The result is a third recurring quandary: Humanitarian interventions tend to use limited means, while flirting with maximalist goals.
In Bosnia before 1995, Britain, France, Canada and the Netherlandssent U.N. troops, but these governments were more worried about the safety of their own soldiers than about protecting Bosnian civilians. The United Nations declared Sarajevo, Srebrenica and four other Bosnian towns to be “safe areas” but did not provide forces that could defend them — paving the way for the extermination of 7,000 Bosnians at Srebrenica in July 1995.
In Rwanda in 1994, the genocidal government killed 10Belgian U.N. peacekeepers, driving the United Nations to pull out most of its troops — even while Rwandans sought shelter at U.N. posts. In Kosovo in 1999, Clinton refused to commit ground troops, relying only on air power even as Milosevic’s forces unleashed fresh assaults on the Kosovars on the ground. And in Darfur in 2004, the African Union sent a small peacekeeping force, which was overwhelmed by the scale of the problem and later had to be reinforced by the United Nations.
This leads to a fourth perennial problem: Humanitarian wars, like all wars, tend to escalate. In Libya, the shared original objective might have been to protect civilians, not to overthrow the regime, but what if Moammar Gaddafi retaliates against outside intervention with terrorism or by killing more civilians, after the U.N. Security Council has approved action precisely because he was killing civilians? What if the civil war drags on for years, as such conflicts usually do? Reluctant Western allies and the Arab League could be pulled even deeper into Libya.
Such a wider war points to a final dilemma: Because outsiders are wary of sending in ground forces, they find themselves relying on locals willing to fight.
In Rwanda, the genocide of the Tutsi minority was stopped not by the international community but by the Tutsi rebels of the Rwandan Patriotic Front. The Bosnian government army, although hobbled by a U.N. arms embargo, fought hard against the Serb nationalist onslaught. As John Stuart Mill wrote in 1859, “The only test . . . of a people’s having become fit for popular institutions, is, that they . . . are willing to brave labor and danger for their liberation.”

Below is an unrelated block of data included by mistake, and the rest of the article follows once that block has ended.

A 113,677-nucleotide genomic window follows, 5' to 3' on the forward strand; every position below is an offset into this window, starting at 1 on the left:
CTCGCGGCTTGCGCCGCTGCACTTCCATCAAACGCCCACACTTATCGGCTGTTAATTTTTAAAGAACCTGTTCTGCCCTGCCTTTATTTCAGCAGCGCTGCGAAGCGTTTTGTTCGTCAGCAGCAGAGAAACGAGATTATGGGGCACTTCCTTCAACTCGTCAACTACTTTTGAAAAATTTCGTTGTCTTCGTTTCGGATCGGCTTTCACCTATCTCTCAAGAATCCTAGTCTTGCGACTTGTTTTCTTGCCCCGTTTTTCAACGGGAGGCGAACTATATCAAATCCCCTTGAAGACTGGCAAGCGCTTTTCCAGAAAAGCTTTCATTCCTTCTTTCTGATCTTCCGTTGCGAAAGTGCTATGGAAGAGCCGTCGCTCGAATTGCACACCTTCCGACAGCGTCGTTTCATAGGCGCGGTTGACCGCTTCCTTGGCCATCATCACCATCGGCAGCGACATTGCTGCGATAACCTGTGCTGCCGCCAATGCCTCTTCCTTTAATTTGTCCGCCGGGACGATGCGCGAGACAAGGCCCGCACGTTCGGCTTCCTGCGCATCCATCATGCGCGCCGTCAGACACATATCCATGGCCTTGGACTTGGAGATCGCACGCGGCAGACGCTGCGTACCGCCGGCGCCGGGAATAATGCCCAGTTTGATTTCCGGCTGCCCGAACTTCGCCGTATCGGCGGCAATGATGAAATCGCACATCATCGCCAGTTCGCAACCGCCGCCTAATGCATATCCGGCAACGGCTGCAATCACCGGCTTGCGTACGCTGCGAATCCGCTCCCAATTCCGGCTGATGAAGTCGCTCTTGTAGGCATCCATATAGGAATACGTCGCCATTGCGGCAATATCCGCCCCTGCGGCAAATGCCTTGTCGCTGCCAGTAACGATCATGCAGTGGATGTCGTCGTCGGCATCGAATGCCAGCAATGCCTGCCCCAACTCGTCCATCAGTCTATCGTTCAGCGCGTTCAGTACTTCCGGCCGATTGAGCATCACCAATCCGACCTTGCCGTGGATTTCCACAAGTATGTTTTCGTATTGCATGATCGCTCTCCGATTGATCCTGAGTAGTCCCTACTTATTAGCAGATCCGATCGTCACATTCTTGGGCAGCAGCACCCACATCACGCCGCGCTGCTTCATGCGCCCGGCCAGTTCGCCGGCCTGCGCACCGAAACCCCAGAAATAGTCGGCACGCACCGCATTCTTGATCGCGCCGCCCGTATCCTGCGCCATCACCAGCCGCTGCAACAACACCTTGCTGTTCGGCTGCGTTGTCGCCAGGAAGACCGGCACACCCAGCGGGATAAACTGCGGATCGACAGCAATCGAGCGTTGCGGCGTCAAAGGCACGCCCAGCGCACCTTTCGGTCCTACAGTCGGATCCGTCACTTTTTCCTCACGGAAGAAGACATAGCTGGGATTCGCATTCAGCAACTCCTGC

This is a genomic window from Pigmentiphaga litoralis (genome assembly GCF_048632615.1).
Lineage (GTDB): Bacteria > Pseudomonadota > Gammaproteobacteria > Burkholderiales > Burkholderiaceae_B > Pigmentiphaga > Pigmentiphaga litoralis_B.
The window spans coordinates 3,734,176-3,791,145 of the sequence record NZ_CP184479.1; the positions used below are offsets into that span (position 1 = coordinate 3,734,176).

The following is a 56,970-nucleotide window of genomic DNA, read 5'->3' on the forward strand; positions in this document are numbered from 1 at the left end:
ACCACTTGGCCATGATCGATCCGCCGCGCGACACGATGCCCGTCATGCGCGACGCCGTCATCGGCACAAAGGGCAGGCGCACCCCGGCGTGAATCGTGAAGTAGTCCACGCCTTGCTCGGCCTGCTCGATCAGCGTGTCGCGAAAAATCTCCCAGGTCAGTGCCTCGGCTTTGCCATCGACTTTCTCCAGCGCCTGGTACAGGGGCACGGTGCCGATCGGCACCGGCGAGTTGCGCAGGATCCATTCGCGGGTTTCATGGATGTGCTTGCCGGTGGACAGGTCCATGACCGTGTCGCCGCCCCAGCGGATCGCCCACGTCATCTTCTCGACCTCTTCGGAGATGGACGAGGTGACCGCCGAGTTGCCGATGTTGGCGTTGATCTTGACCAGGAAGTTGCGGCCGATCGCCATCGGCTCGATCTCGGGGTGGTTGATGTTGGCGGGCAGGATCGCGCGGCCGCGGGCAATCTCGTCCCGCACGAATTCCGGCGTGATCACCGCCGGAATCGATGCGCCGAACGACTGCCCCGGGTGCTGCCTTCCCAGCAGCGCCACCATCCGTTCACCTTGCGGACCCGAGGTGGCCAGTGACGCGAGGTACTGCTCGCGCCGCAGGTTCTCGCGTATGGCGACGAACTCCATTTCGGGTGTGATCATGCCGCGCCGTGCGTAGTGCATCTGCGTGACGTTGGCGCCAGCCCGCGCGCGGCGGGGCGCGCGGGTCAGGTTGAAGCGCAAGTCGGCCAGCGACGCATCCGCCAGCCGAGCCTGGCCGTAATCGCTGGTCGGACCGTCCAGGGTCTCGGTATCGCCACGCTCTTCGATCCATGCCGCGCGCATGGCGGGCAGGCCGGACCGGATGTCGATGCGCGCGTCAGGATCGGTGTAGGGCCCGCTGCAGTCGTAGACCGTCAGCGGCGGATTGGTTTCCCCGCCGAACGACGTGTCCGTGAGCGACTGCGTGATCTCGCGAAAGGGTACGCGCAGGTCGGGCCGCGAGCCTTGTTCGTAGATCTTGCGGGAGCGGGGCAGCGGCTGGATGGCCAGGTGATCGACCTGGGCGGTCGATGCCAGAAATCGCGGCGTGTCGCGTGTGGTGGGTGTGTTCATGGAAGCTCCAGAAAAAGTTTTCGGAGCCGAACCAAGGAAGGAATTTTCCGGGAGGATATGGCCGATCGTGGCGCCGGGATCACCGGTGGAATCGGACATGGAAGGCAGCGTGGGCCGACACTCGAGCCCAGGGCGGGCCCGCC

There is no such thing as a neutral intervention, one that solely protects civilians without taking sides. In Libya, Sarkozy’s government has recognized the rebels as the “legitimate representatives” of the people, while Obama has said that Gaddafi should go. Western and Arab leaders will probably find themselves facing calls to train and arm the rebels or oust Gaddafi, and Obama has already stated that he has neither ruled in nor ruled out providing military assistance to the rebels.
But a local army or rebel group will not always be a champion of human rights. In 1971, to resist Pakistani atrocities against Pakistan’s Bengali population, India trained and armed Bengali guerrillas, who used child soldiers as young as 10. Soon before NATO bombed Serb forces in 1995, Croatia launched a ground war to recapture the Krajina region from Milosevic, ruthlessly expelling at least 120,000 Serb refugees. And today, Secretary of State Hillary Rodham Clinton has said that “we’re still getting to know” the Libyan opposition leaders.
Sarkozy, Cameron and Obama have acted on principle in Libya. If Benghazi had gone down in history as another Srebrenica, they would surely have regretted it, much as President Clinton now regrets not acting in Rwanda. Their problem now is that virtue is not its own political reward, even if the war goes well — and especially if the war goes badly.
Gary J. Bass is a professor of politics and international affairs at Princeton University’s Woodrow Wilson School. He is the author of “Freedom’s Battle: The Origins of Humanitarian Intervention” and “Stay the Hand of Vengeance: The Politics of War Crimes Tribunals.”